While reporters and VIPs attended Microsoft's Time Square launch party, ordinary network admins, IT consultants, IT managers, and developers attended Microsoft Across America Launch Events held around the country. Several other TechRepublic editors and I attended the event in Louisville, Kentucky.
Microsoft offered multiple tracks during the one-day event. Attendees could choose presentations for IT professionals, government organizations, developers, or IT executives. I attended the IT Professionals Track from 8:00 AM to 12:00 PM. After a 10-minute introduction from a Microsoft marketing person and a short, humorous video about users punishing Microsoft Developers for Windows errors, Matt Hester, a Microsoft TechNet Presenter, began his 3-hour presentation.
I learned at least one new thing about Microsoft Office 2007, Windows Vista, and Exchange Server 2007. Matt was a lively, knowledgeable speaker, who kept the presentation moving and got us out on time. He suffered only one real setback when demonstrating how User Account Control (UAC) could prevent someone from disabling the Windows Firewall--they were actually able to turn it off. Despite this very minor bump, the presentation was well worth my time.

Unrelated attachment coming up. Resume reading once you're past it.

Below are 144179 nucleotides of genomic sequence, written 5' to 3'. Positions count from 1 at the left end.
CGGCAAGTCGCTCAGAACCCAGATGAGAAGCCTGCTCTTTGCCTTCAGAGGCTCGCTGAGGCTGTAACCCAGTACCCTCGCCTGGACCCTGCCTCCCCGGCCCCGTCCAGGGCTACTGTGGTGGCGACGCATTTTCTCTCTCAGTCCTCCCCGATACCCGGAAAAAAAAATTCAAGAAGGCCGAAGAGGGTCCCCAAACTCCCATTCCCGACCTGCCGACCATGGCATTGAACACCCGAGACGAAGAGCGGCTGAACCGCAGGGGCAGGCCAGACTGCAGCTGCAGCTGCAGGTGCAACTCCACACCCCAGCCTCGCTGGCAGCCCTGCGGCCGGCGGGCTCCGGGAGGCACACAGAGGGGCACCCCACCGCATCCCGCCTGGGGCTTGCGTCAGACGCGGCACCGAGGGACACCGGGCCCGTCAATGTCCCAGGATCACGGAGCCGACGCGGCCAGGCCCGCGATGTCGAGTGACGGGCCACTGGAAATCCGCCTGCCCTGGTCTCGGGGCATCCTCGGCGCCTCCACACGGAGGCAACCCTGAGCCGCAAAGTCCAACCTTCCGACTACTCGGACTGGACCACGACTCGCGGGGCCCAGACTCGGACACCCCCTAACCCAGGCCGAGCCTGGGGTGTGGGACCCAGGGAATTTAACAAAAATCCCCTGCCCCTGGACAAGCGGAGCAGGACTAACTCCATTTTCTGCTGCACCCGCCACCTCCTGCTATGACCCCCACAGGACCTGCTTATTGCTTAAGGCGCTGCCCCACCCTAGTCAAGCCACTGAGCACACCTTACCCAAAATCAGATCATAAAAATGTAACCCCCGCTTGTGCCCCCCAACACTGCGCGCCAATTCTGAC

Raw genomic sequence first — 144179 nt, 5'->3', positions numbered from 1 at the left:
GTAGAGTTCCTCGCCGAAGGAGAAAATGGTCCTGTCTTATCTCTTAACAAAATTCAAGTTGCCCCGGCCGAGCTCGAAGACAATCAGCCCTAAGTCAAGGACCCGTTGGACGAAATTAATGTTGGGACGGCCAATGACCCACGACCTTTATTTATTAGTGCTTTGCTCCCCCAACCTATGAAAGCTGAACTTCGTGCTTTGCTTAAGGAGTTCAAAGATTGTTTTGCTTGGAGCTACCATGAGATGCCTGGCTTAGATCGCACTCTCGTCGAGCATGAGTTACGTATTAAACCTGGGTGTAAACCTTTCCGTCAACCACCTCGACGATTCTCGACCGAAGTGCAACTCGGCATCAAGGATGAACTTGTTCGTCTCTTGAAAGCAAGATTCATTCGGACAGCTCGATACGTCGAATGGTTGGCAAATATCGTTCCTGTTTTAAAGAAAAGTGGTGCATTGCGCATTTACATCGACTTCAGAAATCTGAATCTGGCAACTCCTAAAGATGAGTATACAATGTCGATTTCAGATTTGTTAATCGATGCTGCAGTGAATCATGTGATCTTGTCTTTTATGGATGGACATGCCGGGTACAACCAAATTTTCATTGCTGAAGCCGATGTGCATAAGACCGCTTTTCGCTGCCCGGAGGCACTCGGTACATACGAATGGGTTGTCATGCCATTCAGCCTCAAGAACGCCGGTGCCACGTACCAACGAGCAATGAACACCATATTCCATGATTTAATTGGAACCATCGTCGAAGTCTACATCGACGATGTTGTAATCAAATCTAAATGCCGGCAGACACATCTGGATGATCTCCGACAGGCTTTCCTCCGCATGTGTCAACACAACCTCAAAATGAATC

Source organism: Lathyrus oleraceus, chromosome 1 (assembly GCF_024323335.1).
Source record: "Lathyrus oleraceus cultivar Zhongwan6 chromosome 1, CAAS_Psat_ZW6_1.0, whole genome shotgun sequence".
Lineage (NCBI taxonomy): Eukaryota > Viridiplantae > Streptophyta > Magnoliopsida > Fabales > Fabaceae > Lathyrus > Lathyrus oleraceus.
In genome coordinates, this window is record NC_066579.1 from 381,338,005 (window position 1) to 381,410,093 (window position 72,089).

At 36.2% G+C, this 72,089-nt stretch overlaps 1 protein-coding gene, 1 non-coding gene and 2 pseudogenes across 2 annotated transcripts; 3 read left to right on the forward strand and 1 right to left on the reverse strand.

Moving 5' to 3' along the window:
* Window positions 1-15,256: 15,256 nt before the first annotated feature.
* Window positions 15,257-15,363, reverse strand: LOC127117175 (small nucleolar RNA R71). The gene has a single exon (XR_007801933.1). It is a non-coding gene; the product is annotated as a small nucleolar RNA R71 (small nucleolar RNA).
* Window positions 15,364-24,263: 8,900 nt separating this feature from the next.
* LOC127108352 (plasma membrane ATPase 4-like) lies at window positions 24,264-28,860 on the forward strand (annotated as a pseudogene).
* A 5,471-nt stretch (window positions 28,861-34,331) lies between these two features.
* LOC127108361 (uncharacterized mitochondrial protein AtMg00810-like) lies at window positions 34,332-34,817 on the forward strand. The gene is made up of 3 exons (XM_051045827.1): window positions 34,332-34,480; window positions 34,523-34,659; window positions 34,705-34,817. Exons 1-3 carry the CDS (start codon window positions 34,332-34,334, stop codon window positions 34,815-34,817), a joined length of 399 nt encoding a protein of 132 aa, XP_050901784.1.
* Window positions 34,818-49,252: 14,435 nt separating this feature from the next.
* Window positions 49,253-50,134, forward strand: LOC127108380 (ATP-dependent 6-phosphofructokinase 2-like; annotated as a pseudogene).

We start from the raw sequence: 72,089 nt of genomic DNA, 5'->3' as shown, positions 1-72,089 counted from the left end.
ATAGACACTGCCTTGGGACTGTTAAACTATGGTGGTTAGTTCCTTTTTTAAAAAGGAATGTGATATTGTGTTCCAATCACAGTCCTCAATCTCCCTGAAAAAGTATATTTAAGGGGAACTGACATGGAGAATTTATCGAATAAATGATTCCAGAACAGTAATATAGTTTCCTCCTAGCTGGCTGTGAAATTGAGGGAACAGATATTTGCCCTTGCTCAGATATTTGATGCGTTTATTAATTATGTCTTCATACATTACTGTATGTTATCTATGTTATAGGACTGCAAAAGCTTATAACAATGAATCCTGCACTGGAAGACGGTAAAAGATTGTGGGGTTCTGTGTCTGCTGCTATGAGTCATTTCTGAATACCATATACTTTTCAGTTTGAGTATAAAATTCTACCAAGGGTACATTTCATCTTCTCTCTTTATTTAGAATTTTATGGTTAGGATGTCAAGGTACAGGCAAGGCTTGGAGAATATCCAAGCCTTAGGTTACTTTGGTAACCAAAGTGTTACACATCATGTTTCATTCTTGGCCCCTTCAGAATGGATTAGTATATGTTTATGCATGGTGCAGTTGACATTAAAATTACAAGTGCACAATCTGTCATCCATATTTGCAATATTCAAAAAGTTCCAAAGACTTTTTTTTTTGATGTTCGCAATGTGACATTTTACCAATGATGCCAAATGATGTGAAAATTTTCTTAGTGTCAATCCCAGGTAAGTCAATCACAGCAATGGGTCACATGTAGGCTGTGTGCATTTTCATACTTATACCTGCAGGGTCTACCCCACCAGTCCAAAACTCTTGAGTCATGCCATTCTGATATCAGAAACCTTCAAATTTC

I was sorely disappointed however, that Microsoft did not give out copies of Windows Vista. Attendees did receive a gift bag, but the only real prizes were product keys for Microsoft Office 2007 Professional and Groove.
View my gallery, "See what's in the Vista roadshow swag bag", for a complete break down of the bag's contents.
While, I'm thankful that Microsoft gave attendees anything, I later learned that Microsoft gave the press and select VIPs who attended the Times Square launch party a very nice bag filled with "Vista Ultimate, Office 2007 (Home and Student edition), an Xbox 360 controller and a Games for Windows title."
In my opinion, Microsoft showed very poor form by giving members of the press and select VIPs Vista Ultimate and Office 2007, but not IT pros. IT professionals are the ones who use Microsoft products, support Microsoft products, and to a great extent, drive the acceptance of Microsoft products within their organizations. Why would Microsoft not want that audience to have Vista? Perhaps Ballmer and company are more concerned with selling Vista to the press than they are to IT pros?